Chimeras, new book and launches

My new book Chimeras is now published on Sublunary Editions, and available here.

On 12 October I will be in conversation with Jennifer Hodgson on Zoom, to talk about Chimeras and its non-identical twin volume Nothing As We Need It, published by Punctum Books / Risking Education. 

You can register here.

On 22 November I will launch both books at Good Press in Glasgow, in conversation with Kate Briggs. The launch is organised by the Art Writing MLitt at Glasgow School of Art. 

I will also present the books at Arnolfini Bristol on 18 October, in the inaugural event of the Writing In Through To Art (WITTA) series curated by Lizzie Lloyd, which will feature readings and presentations by Polly Barton and myself. 

Chimeras is a book concerned with silences, the unspoken undercurrents of untranslated texts. Prompted by the author’s encounters with the lesser-known prose by the Argentine poet Alejandra Pizarnik (1936-72), and with the essays and letters by the Italian writer and translator Cristina Campo (1923-77), Cascella finds her voice in the uneasy space where there seems to be little to say because there is too much that is difficult to articulate; and she asks what happens in writing before translation, what faint signals may be heard, and how to transmit them.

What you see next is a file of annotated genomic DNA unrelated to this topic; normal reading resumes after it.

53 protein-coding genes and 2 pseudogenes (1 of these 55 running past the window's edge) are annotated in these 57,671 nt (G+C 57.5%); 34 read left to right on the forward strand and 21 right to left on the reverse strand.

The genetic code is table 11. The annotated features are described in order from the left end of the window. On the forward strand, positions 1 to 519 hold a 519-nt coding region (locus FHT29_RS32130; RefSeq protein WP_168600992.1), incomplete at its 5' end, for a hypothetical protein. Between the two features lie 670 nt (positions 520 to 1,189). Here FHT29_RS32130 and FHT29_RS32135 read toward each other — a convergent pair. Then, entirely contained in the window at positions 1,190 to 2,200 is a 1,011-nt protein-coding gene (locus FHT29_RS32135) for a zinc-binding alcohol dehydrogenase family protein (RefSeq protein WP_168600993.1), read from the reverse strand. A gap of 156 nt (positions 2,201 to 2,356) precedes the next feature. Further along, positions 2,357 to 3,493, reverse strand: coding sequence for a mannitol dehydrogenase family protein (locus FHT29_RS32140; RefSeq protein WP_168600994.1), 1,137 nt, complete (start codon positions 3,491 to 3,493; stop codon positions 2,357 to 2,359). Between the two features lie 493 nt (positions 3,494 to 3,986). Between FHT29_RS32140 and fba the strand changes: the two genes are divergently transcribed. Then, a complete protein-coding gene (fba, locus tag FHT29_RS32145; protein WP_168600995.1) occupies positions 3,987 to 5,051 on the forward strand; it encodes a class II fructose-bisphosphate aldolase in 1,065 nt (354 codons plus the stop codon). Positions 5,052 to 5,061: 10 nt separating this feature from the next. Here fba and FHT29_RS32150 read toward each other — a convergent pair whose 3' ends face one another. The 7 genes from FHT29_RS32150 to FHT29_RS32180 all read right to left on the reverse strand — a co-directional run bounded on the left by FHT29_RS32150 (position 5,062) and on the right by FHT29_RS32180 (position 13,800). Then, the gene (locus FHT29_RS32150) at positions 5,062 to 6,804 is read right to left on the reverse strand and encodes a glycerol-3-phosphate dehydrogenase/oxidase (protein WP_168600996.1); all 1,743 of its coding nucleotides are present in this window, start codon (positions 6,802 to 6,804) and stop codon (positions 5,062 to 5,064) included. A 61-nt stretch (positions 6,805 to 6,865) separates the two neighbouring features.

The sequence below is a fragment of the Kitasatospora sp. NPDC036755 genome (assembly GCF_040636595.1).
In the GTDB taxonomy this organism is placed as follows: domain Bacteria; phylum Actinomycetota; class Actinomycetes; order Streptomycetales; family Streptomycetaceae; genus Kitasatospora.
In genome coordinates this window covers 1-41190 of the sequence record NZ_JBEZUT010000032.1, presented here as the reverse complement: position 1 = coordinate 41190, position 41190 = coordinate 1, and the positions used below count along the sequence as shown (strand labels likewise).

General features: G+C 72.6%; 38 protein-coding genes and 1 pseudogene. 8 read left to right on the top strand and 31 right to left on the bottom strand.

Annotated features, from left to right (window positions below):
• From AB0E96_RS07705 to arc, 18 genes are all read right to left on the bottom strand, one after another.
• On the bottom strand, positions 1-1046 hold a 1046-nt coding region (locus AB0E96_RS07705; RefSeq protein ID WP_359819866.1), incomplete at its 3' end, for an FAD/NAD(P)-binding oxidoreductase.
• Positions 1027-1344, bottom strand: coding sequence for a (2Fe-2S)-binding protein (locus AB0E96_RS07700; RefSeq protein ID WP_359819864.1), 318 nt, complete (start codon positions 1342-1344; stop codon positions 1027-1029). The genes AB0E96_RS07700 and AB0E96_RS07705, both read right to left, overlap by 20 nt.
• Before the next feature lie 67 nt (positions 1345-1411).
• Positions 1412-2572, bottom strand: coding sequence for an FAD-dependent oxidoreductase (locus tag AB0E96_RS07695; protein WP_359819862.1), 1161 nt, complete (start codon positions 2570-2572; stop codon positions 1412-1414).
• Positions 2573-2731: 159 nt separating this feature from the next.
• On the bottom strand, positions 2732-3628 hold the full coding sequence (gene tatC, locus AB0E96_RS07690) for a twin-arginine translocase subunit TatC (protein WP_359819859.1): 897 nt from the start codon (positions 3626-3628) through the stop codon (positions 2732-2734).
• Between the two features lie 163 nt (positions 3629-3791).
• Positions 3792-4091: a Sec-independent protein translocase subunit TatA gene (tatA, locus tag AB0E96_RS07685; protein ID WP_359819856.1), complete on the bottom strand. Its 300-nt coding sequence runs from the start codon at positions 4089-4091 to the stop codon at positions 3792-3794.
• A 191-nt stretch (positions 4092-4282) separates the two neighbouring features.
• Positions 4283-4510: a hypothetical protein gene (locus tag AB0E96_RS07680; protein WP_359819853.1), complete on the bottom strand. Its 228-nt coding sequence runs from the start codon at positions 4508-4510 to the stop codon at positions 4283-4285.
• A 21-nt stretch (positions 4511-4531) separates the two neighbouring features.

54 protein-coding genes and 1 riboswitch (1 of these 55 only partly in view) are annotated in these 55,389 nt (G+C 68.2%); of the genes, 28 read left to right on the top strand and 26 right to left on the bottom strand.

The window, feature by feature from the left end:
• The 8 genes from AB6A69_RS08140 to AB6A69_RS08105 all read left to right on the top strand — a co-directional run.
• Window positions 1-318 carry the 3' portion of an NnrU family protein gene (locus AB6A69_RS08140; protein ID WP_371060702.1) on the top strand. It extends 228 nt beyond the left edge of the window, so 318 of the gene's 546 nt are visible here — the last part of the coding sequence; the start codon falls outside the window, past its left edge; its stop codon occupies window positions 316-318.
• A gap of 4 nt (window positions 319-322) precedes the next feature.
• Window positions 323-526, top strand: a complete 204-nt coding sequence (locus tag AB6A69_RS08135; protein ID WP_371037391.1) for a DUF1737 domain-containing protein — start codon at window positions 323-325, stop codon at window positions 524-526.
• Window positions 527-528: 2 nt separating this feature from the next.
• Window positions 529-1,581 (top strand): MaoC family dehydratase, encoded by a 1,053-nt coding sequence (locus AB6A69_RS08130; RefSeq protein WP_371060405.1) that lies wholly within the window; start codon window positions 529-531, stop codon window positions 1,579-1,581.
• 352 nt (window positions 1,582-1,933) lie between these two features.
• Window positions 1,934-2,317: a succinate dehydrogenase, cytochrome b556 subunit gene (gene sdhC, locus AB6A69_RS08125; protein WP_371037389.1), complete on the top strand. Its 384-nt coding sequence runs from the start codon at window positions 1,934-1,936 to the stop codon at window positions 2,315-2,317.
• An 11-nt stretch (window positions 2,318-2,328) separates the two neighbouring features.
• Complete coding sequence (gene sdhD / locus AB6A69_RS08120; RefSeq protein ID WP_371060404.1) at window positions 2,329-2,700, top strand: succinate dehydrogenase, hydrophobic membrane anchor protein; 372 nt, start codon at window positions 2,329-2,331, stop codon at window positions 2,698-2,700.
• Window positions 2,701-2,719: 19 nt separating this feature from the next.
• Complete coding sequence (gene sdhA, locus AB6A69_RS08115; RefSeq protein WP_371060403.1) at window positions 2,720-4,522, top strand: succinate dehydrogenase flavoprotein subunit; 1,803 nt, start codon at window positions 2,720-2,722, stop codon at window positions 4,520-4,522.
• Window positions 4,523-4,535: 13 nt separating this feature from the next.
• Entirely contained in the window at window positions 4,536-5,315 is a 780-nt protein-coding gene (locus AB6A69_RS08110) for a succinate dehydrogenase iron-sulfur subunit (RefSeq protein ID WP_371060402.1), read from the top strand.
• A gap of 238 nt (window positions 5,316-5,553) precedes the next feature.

The resulting text presents three approaches to writing in these conditions, all of them arguing for a writing of criticism as kinship, resonance, conversation, entanglement, haunting. In the Deranged Essay the author’s conflicts, euphorias, struggles in reading Campo and Pizarnik become part of the text rather than being excluded; in the Imaginary Conversation, written in the lineage and in the artificial tones of the ancient Dialogues of the Dead, she talks with Campo and Pizarnik drawing on their letters and journals, allowing her words to merge with theirs, in the gaps she found while studying their archives, where evidence is missing and another form of thinking with their works can be imagined and written; finally, the Transcelation is a text written in the form of the making and the tolling of a bell, fusing the old bronze of Campo’s prose into the author’s own, attempting to transmit Campo’s tone, working with the resonance of her words to the point where it is no longer clear who is commenting on whom, transforming, interfering, repeating, as footnotes overspill and become frayed, fictional, confused.

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